Swing trading sits in an interesting position between day trading and investing.
Day traders go home “flat” with no exposure to overnight risk, but that means they are missing out on longer term price action which limits upside potential. It also means they need to start the process over again and again.
In exchange for missing out on bigger moves, day traders eliminate being caught on the wrong side of an opening gap. They sleep better starting fresh every day, the downside of this benefit is that it can be exhausting.
Investors lie at the other end of the speculating wheel. Many don’t watch daily quotes and are focused on annual performance, not recent price action.
Swing trading is different. Unique in a way that you get the best of day trading and investing. You can position yourself to hold trades for days or even weeks, but you are generally not exposed to earnings surprises. More often than not you will trade around them.
The one tremendous downside risk to swing trading is an adverse gap on the open. Individual stocks present this risk each and every time you intend to hold a trade more than one day. The difference in mindset from a longer term investor is risk management. You are managing risk on a tighter and shorter term scale as a swing trader.
This can make getting whipsawed a regular occurrence. One that can be very frustrating. So how do you reduce this scenario, not day trade, without intending to hold long term?
If you have the knowledge, smart stock picking can outperform the market. The problem of unexpected announcements and large gaps against you still exist even if you are the best swing trading stock picker on the planet.
Don’t get me wrong, swing trading stocks is a terrific business opportunity, today we are merely offering an alternative to consider if you don’t have the time, skills or risk tolerance to research and swing trade stocks.
If you don’t, ETFs provide a cheap and accessible way to diversify a portfolio. Whether an ETF tracks an industry or an index, there are many shapes and sizes that match your goals and resources. A huge advantage as well is they are less susceptible to adverse gaps.
However, these seemingly safe choices can lull you into a false sense of security. After all, because an ETF holds many different stocks, it is automatically less risky than picking an individual stock — right?
Not quite. You may choose ETFs because you don’t believe you have the time or the expertise to perform the research on individual stocks — but is choosing a basket of stocks without doing research on each of them really any safer? The answer is no.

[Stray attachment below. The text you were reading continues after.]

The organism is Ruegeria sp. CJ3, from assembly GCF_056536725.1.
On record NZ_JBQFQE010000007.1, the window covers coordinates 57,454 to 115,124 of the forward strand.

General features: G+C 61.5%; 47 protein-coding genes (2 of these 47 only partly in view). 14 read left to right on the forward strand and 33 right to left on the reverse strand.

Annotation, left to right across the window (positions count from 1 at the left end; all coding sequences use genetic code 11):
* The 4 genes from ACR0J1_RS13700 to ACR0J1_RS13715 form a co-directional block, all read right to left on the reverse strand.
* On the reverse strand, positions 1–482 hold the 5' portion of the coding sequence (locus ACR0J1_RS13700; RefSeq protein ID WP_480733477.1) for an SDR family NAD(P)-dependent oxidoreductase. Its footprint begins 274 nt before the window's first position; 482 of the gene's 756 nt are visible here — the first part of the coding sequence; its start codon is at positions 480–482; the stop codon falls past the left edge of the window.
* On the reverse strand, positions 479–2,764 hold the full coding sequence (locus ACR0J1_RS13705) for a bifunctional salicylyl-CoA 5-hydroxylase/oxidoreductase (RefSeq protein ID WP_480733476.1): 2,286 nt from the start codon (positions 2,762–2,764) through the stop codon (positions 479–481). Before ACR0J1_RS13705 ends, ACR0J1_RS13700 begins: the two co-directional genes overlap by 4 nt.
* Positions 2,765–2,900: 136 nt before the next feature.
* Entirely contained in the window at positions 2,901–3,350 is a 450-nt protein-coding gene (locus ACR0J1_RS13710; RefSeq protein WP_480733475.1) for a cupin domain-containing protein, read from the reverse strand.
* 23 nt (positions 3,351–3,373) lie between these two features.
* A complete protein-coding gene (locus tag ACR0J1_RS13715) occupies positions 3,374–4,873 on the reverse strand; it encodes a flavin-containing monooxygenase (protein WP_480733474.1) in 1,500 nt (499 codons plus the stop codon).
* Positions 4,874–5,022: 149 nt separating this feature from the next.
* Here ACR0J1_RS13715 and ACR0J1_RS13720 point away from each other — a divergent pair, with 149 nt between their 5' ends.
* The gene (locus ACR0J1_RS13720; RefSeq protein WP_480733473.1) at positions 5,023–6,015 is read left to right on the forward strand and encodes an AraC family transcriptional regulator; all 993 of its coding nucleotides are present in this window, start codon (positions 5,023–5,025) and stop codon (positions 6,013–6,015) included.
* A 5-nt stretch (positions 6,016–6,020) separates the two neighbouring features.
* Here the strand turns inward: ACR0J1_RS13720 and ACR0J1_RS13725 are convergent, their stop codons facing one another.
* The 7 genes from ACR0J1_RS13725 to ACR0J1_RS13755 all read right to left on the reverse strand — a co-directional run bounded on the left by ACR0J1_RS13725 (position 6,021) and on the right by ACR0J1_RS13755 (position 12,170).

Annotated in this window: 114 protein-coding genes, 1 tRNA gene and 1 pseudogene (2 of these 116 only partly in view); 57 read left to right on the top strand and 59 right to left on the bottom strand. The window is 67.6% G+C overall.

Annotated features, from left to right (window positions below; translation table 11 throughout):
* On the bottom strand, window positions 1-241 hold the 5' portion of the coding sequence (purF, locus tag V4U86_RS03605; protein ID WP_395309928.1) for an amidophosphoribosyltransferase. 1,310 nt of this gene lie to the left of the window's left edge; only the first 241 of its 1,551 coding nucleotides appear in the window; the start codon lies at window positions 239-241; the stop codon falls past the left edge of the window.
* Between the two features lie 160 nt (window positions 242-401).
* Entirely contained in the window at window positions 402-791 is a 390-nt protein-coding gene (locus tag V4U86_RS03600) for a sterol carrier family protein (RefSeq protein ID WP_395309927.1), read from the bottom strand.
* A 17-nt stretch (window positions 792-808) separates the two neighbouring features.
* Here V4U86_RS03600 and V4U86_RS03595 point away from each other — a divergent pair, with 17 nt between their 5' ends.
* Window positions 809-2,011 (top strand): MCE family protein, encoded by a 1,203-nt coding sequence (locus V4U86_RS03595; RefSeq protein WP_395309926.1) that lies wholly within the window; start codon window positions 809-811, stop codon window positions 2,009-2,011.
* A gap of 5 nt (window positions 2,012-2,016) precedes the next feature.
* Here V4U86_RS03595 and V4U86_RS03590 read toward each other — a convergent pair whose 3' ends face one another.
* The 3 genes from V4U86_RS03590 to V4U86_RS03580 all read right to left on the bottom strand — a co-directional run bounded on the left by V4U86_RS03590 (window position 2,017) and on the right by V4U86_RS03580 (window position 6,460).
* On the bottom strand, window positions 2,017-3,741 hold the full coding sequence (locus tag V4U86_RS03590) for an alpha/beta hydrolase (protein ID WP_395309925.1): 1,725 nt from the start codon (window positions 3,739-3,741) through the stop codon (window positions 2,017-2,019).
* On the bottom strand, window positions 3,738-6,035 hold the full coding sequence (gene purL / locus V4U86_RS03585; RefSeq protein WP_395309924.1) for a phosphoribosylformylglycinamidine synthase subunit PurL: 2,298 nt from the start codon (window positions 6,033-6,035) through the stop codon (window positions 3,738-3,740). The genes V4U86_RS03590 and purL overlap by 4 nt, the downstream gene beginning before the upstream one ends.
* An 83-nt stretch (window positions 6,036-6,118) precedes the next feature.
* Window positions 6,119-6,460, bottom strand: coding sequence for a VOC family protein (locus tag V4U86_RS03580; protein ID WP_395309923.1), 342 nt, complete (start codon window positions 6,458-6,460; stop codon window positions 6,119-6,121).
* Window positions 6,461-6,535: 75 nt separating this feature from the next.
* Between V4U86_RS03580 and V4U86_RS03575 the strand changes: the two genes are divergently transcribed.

If you don’t know the current trend of an ETF’s holdings, you don’t know the true risk of that ETF. Before you jump into an ETF swing trade, you need a plan to analyze the top holdings of the ETF.
Most ETFs have major holdings that represent the dominant allocation to the fund. Your objective and plan when looking for an ETF to swing trade, is first identify an opportunity in the fund itself, then confirm the top holdings are showing the same scenario.
This comprehensive process gives you confidence and solid opportunity when they are in sync, and reduces volatility associated with individual stocks.
While smart stock picking can lead investors to outsize returns, many people do not have the time or the risk appetite to pick their own stocks. ETFs provide you an affordable and accessible way to diversify a portfolio. I say “affordable and accessible” because they generally have lower total fees than a mutual fund and are designed to be liquid; which means they are a trading vehicle unlike mutual funds designed to be held longer.
Whether an ETF tracks and industry or an index, there are multiple options to suit your portfolio’s needs.
ETFs are Professionally Managed Portfolios
Some traders choose ETFs because they don’t feel they have the time or the expertise to perform due diligence on individual stocks. This is a valid thought process. But what if you want to find the best stocks but don’t know how?
What if you want to be a stock picker?
The simple plan is to first scan ETFs that are outperforming the market. From this curated list of ETFs dig into their holdings and uncover the best performing stocks in the fund. This process is very similar to a relative strength paly using the general market and then finding stocks to swing trade. In this case you are finding a specific ETF with stocks to trade
There are positives and negatives to weigh when stock picking. The main consideration is overnight risk, gaps to be specific. If you have less time and or knowledge, an ETF swing trading plan could be the best fit for your resources.
If you don’t have the expertise but still want to swing trade stocks, the process we just reverse engineered for you from ETF to ETF holdings is tailor made for you.